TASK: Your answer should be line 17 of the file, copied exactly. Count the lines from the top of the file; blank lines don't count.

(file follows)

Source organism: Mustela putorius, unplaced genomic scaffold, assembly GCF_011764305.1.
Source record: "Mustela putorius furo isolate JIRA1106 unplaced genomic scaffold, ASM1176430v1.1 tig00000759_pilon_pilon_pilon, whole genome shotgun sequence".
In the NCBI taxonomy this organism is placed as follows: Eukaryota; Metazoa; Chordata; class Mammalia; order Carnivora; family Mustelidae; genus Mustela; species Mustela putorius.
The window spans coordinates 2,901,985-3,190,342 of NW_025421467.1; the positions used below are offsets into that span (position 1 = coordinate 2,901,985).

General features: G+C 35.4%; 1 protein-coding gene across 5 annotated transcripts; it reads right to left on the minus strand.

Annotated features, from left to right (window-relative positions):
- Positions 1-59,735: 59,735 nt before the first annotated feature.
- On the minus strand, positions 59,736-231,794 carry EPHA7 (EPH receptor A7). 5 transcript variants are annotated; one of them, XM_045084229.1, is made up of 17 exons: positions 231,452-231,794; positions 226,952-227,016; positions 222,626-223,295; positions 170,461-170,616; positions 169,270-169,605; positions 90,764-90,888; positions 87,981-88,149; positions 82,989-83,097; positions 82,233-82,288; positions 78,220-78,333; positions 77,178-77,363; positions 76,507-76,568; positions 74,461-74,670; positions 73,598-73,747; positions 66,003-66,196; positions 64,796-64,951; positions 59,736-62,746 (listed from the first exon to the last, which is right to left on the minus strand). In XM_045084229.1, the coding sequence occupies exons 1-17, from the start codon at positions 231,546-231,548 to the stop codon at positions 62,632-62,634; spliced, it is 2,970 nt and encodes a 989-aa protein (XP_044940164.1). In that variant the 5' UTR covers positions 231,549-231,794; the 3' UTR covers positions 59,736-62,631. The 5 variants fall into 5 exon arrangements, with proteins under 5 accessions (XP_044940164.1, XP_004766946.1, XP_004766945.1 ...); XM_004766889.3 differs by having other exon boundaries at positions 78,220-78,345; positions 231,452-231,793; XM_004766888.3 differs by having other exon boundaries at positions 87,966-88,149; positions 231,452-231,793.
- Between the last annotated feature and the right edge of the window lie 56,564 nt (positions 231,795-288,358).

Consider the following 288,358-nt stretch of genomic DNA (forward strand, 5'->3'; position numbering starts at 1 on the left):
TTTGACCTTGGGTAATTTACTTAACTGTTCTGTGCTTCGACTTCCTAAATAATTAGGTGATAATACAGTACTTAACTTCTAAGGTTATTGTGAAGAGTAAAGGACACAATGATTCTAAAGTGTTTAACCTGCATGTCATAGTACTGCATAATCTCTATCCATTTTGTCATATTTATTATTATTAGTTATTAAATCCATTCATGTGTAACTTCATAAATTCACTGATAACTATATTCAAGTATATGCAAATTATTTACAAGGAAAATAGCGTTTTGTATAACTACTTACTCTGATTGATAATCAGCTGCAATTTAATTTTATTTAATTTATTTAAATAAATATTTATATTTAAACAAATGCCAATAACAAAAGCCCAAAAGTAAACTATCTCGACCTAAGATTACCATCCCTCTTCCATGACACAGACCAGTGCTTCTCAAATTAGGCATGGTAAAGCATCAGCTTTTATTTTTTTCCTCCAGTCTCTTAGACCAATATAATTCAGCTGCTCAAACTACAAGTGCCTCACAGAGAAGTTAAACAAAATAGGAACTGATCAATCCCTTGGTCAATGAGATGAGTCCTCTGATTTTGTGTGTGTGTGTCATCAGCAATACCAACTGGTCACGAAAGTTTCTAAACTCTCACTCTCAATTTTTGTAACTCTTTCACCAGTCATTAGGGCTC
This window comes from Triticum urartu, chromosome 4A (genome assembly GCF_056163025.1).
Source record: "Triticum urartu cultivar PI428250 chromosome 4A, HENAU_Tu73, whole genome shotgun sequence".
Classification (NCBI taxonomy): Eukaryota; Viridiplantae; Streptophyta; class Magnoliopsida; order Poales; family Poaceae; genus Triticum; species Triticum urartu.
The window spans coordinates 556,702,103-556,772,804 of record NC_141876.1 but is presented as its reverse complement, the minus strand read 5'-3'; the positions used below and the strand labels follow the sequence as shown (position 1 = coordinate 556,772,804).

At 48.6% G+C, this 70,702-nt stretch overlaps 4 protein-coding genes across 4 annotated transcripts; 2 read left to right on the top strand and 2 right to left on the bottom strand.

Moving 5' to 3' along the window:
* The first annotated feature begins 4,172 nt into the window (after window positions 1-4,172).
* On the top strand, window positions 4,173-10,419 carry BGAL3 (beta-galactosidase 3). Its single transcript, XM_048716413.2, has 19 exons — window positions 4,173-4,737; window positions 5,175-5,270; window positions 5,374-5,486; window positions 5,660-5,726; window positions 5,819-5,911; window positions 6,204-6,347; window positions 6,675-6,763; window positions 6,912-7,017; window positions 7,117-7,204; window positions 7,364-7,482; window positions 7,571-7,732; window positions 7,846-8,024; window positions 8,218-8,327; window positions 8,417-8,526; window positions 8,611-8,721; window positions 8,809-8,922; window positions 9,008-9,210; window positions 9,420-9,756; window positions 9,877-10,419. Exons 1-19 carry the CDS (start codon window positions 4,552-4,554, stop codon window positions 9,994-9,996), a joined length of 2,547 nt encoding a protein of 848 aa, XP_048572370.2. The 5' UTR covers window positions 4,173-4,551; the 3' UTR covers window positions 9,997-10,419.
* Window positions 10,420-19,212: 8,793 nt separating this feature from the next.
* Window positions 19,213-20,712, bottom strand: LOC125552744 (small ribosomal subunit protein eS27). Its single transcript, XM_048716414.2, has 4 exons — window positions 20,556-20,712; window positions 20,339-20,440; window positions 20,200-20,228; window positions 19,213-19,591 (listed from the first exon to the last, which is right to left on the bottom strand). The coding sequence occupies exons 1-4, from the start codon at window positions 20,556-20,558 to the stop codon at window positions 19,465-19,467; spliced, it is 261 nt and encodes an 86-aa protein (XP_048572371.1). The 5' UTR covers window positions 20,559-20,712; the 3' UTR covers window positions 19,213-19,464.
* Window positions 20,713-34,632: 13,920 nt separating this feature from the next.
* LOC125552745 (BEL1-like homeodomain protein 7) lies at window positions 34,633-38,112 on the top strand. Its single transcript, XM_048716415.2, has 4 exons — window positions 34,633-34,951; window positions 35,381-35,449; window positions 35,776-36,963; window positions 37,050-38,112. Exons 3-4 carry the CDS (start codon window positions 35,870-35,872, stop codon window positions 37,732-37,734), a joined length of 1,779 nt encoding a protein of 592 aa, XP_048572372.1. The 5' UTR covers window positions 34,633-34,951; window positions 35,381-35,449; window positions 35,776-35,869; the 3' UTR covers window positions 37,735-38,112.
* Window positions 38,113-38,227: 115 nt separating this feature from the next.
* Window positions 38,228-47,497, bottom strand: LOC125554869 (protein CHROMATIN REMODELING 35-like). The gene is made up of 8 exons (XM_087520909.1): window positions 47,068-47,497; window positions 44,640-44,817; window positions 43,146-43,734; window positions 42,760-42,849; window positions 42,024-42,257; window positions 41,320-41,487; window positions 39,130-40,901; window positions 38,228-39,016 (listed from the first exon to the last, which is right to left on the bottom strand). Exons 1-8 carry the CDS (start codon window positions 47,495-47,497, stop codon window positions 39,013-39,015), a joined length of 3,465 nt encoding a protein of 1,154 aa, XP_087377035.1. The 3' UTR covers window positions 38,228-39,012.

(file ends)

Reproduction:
Moving 5' to 3' along the window: